The first to make a move has been the United States Federal Reserve (Fed). In an unprecedented step, the Fed announced last December that it would continue its expansionary monetary policy until the unemployment rate falls below a specific target, namely 6.5%, provided medium-term inflation does not go above 2.5%. With this act, the Fed has demonstrated its commitment to fulfill its twofold mandate, which not only consists of maintaining price stability but also promoting full employment. In short, this is the first time an explicit employment target has been adopted in addition to an inflation target, in order to place the achievement of both mandates on an equal footing.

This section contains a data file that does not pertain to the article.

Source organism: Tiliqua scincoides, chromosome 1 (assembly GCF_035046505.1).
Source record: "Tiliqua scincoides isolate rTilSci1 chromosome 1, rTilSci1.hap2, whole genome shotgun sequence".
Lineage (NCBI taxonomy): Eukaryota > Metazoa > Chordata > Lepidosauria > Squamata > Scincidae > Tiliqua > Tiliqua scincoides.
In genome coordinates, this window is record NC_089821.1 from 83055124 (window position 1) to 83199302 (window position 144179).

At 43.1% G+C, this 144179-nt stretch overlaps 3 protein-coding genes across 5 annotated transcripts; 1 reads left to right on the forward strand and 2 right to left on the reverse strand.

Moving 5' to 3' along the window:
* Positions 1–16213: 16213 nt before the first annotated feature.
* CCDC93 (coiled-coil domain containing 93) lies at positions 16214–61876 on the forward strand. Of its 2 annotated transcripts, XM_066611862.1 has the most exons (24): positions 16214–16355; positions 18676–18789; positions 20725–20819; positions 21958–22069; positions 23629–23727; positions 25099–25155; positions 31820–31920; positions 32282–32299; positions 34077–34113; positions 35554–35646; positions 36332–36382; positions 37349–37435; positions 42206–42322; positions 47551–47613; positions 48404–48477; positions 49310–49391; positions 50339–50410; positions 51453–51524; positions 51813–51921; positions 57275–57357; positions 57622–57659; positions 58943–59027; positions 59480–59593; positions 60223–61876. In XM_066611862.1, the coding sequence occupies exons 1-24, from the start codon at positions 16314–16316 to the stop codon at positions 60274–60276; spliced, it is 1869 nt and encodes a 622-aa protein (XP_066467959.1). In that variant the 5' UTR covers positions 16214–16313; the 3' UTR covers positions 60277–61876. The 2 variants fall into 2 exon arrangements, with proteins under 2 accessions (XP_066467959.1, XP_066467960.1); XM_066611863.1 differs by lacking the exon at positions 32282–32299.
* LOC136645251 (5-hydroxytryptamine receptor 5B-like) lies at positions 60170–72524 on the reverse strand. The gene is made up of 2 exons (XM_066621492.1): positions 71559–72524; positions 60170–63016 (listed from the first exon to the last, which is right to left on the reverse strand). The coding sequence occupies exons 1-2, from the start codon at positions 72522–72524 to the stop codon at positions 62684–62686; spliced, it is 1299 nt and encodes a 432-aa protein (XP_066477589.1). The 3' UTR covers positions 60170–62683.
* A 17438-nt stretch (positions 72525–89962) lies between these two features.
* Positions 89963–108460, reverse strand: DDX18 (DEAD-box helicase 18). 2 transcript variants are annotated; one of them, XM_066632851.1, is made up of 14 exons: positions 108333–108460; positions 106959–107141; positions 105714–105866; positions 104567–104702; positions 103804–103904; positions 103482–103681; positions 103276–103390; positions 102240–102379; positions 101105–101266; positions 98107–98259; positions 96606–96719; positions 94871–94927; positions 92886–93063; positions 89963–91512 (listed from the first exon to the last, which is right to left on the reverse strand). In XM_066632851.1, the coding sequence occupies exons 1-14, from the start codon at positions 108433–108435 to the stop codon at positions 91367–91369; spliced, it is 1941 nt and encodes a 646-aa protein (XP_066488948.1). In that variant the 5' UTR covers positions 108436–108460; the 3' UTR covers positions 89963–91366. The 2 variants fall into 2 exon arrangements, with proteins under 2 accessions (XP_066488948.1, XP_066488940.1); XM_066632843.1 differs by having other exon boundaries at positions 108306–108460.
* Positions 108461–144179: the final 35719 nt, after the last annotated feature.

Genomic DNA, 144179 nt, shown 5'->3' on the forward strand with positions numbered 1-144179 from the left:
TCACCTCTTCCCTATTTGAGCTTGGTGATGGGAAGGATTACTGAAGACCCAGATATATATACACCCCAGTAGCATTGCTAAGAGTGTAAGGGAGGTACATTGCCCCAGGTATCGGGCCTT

In spite of this significant change, many want much more, namely redesigning the focus of monetary policy at its roots. One of the proposals gaining most supporters consists of changing the current inflation target for one of growth in nominal GDP.(1) The appeal of this target is that it does not distinguish between inflation and real GDP growth. Should a shock reduce real GDP growth to below its potential level, this new rule would allow for more expansionary monetary policy even though this might entail a rise in inflation. In this way, the central bank would smooth out macroeconomic fluctuations at the expense of more volatile inflation. Reviewing the trends shown by the latest figures, the central bank could commit to maintaining a nominal GDP growth rate, for example 4.5%, with around 2% corresponding to inflation, close to the current target, and 2.5% to the potential growth in long-term real GDP. The graph below shows that growth in nominal GDP has followed a similar pattern in the United States since 2010.